Ahead of the Community Shield between Manchester City and Liverpool at Wembley, Football FanCast spoke exclusively to Gareth Barry.
Barry, who holds the record for the highest number of Premier League appearances, was at the home of English football to present at the The FA & McDonald’s Grassroots Awards National Ceremony.
He said: “I’m at Wembley today helping the FA present some awards for grassroots football, for the volunteers that help out kids across the country and give up their time to help this game grow in the UK.”
It is the noble commitments of individuals at grassroots level – often unpaid, time consuming and tiresome – that prop up the very foundations of the English game, that allow youngsters the opportunity to blossom into fully fledged professionals, that give the next generation an opportunity to pursue their passion.
The awards included: Coach of the Year, Official of the Year and the Rising Star award, which Barry himself was presenting.
The 38-year-old knows all too well about being a rising star having left home to join Aston Villa at just 16, settling in with a foster parent in the Midlands some 200 miles from home.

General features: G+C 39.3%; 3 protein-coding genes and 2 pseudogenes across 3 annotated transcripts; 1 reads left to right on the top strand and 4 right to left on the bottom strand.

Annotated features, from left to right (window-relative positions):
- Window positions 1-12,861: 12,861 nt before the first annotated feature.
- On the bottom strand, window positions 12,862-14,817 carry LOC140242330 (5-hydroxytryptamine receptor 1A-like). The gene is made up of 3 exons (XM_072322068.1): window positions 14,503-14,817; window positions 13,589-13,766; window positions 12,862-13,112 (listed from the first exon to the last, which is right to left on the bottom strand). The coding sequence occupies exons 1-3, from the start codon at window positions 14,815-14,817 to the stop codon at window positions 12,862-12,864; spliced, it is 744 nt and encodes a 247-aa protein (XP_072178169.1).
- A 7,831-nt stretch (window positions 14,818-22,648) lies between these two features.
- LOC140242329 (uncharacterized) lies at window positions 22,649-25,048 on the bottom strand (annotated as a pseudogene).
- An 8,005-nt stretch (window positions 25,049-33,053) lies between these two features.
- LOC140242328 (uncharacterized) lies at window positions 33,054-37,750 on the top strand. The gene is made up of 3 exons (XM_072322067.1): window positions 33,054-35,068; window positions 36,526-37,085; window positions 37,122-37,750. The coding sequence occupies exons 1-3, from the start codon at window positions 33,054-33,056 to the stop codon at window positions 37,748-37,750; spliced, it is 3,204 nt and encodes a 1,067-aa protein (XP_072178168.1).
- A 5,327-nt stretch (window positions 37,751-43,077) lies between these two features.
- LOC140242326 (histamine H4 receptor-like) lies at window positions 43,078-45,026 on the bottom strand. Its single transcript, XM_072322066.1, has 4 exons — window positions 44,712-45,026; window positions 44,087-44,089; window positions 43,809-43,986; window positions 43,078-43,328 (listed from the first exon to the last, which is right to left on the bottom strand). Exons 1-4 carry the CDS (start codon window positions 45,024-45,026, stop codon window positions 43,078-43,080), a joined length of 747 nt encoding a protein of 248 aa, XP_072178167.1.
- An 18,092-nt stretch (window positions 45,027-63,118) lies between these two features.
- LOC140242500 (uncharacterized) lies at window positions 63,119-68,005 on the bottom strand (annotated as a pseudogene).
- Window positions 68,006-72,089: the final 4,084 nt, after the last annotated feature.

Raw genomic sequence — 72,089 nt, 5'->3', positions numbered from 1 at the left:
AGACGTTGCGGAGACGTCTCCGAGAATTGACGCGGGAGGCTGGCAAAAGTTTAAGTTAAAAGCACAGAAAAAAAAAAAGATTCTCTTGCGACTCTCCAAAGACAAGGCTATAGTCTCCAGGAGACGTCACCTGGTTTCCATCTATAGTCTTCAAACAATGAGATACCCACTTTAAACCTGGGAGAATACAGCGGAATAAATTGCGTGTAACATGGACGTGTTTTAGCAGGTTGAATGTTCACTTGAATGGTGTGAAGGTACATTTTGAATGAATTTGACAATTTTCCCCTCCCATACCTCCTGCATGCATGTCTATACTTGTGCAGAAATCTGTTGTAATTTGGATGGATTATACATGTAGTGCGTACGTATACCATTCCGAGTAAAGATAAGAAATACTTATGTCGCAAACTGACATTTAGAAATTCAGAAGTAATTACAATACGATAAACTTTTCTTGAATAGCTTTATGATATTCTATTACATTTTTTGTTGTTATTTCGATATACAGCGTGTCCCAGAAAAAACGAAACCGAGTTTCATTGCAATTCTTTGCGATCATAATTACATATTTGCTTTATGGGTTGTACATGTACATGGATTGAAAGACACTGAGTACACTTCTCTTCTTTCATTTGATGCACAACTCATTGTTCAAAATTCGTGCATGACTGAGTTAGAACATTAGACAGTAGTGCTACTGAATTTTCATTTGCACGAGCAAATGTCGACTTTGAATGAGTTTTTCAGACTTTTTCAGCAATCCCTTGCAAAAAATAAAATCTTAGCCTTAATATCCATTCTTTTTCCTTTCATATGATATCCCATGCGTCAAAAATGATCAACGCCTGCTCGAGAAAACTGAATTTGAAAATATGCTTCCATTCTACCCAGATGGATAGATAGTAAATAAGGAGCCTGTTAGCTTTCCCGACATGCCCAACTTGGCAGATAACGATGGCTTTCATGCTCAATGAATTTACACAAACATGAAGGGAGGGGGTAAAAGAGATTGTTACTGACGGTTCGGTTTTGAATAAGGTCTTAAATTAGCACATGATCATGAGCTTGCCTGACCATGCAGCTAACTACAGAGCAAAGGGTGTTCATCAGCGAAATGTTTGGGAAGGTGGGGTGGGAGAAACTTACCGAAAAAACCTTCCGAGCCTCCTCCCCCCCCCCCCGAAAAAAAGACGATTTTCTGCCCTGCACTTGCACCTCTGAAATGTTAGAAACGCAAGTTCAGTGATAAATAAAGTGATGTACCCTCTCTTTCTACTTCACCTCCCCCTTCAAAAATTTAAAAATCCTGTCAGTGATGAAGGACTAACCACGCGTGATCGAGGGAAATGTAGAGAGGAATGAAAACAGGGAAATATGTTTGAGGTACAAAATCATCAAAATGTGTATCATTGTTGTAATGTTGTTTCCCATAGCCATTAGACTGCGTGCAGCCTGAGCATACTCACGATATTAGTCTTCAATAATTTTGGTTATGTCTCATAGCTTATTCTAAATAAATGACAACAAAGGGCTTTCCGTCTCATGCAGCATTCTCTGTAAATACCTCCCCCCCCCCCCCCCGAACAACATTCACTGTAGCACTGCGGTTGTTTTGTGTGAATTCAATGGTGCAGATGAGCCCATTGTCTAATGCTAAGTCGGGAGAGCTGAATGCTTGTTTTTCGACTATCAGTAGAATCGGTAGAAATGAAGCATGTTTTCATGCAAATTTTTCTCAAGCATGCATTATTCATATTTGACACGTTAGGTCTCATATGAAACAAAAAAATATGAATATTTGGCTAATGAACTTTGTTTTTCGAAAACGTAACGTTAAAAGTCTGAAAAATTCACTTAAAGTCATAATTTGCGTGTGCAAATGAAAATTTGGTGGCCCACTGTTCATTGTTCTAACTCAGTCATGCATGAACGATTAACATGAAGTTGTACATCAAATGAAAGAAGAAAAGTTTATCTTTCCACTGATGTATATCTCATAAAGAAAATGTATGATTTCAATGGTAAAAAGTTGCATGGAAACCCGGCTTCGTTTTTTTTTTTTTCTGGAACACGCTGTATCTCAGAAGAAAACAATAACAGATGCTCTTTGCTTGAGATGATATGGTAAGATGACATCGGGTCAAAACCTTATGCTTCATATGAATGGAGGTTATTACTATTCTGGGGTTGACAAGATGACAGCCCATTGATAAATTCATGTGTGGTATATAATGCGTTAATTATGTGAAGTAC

In the career that has unfolded and spanned more than twenty years, it’s become abundantly clear that Barry is a player defined by his selflessness, professionalism and humility, qualities that are synonymous with those individuals who were recognised for their contribution to grassroots football at the home of English football.
The former Manchester City star was naturally intrigued by the Premier League curtain raiser and he suggested the fixture could have a small psychological impact for both clubs.
“I think it might have a little bearing, it’s a little advantage they’ll be looking to sneak in before the start of the season. But I think both managers will be using it as more minutes for the players in pre-season. Pep made quite big thing of it last year, he wanted this one on top of it (the domestic treble)!”